By Chris Coombes - 15 July 2020
If you’ve had an eye on the news over the past few days, you won’t have been able to escape the big debate about face masks since it was announced that it will become mandatory to wear “face coverings” in shops and supermarkets from 24 July. The main questions people seem to be asking are focused on the burden this places on shoppers. Fewer people are asking about the potential burden this could place on employers and staff if the practice of wearing masks becomes more widespread.
So what is the current position on face masks and coverings in the workplace?
Given how much we have seen the official health guidance change in the UK over the past few months, it is not entirely out of the question that face coverings could become mandatory in other contexts before long. Even now, we know that some employers are considering requiring employees to wear face coverings at work, despite this not being legally mandatory. There are some interesting questions which are coming out this discussion, and we have given some thought to these from an employment law perspective:
Do employers have a legal basis for requiring employees to wear face coverings at the workplace?
Our thoughts: What this essentially boils down to is whether requiring employees to wear face coverings constitutes a reasonable management instruction. Managers are empowered to give reasonable instructions and commence disciplinary action against employees who refuse to comply. Given that the current position is that it is not mandatory for employees to wear face coverings at work, employers need to have some other objective basis to show that the instruction is “reasonable”. Employers do have a statutory duty to provide a safe place of work, and so employers could argue that they have made face-covering at the workplace obligatory in order to comply with this duty. The strength of this argument will increase if there is a particular feature of the workplace which makes other preventative measures difficult and/or the risk of infection and transmission higher (e.g. social distancing is not possible, or it is not practicable to introduce screens/barriers). In any event, if employers do require employees to wear face coverings as a health and safety measure, the official guidance states that employers should provide these and not expect employees to purchase them personally.
What if employees refuse to wear a face covering at work?
Our thoughts: Given the backlash from the general public to being told they will have to wear face coverings in shops, and given that there is currently no official guidance mandating face-covering at the workplace, we wouldn’t be surprised if employees strongly objected to being told they need to wear a face covering while at work. In this scenario, employers who insist on making this a mandatory requirement would need to be confident that they have a strong, objective basis for showing that it is a reasonable instruction, before they decide to discipline employees who refuse to comply. If the employer is able to implement the other preventative measures recommended by the Government, and if the employer has failed to identify a particular risk which justifies face-covering, then there is an increased risk that this would be considered arbitrary and potentially an “unreasonable” instruction. Disciplining employees for refusing to follow an unreasonable instruction could result in constructive dismissal claims. Another very important point to consider is whether there is any particular religious or health-related reason for a particular employee refusing to wear a face covering – if this is not taken into consideration, then employers could be at risk of discrimination claims.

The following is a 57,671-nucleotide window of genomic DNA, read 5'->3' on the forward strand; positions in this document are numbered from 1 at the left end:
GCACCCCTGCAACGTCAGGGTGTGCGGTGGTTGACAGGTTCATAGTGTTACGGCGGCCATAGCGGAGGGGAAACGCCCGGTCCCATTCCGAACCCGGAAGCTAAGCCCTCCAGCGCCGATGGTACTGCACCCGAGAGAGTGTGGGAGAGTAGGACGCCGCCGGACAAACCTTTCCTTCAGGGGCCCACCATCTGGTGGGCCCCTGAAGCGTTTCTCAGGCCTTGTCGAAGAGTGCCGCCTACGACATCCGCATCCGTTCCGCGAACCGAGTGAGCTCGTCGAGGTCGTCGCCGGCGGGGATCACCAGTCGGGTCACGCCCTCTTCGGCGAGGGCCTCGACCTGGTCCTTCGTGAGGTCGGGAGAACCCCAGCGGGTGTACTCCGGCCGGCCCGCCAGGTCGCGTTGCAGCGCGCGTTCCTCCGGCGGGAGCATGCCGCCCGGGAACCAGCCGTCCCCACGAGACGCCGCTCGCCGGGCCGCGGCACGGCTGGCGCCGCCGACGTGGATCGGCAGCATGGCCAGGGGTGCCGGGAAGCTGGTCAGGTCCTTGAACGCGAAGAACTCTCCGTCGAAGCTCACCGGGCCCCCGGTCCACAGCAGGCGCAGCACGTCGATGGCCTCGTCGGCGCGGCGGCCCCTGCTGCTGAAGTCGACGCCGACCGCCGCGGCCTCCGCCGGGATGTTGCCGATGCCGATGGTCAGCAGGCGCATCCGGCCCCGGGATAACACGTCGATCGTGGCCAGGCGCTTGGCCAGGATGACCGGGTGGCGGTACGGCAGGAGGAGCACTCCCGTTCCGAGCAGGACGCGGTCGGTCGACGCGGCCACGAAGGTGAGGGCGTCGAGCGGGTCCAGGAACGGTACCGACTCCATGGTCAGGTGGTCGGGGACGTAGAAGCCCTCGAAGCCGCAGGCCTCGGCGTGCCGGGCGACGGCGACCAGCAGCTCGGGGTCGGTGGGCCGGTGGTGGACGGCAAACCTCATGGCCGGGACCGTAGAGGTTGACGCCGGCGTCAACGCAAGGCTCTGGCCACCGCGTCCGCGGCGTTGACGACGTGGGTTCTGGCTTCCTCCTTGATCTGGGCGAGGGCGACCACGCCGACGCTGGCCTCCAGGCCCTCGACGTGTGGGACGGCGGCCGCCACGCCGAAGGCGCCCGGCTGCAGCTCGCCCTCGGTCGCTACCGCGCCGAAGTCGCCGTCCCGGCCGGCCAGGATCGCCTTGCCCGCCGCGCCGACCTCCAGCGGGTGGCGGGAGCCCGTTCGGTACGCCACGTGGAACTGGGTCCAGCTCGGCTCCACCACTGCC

What if employees will not attend work unless everyone at the office is required to wear a face covering?
Our thoughts: Employees benefit from special legal protection from being dismissed or suffering detriment if they, in circumstances of danger that they reasonably believed to be serious and imminent, take appropriate steps to protect themselves or others from danger or refuse to return to the workplace. It is foreseeable that some employees may not feel comfortable returning to the office in the current circumstances, and may even argue that their place of work is not safe unless everyone is wearing a face covering (similar to the guidance being issued for shops). Whether or not this would be considered a reasonable belief is questionable, particularly given that the official advice is that face coverings are only “marginally beneficial” and that employers should consider other precautionary measures as part of its COVID-19 workplace risk assessment. However, an employee does not need to show that serious and imminent danger actually exists – to benefit from the legal protection they only need to show that they had a reasonable belief that it did. This is a difficult question to answer and one which we expect will become hotly debated (and potentially litigated) in the months to come. In any event, we would recommend that employers think carefully and speak to a legal adviser before disciplining or withholding pay from employees who do not feel safe returning to work.
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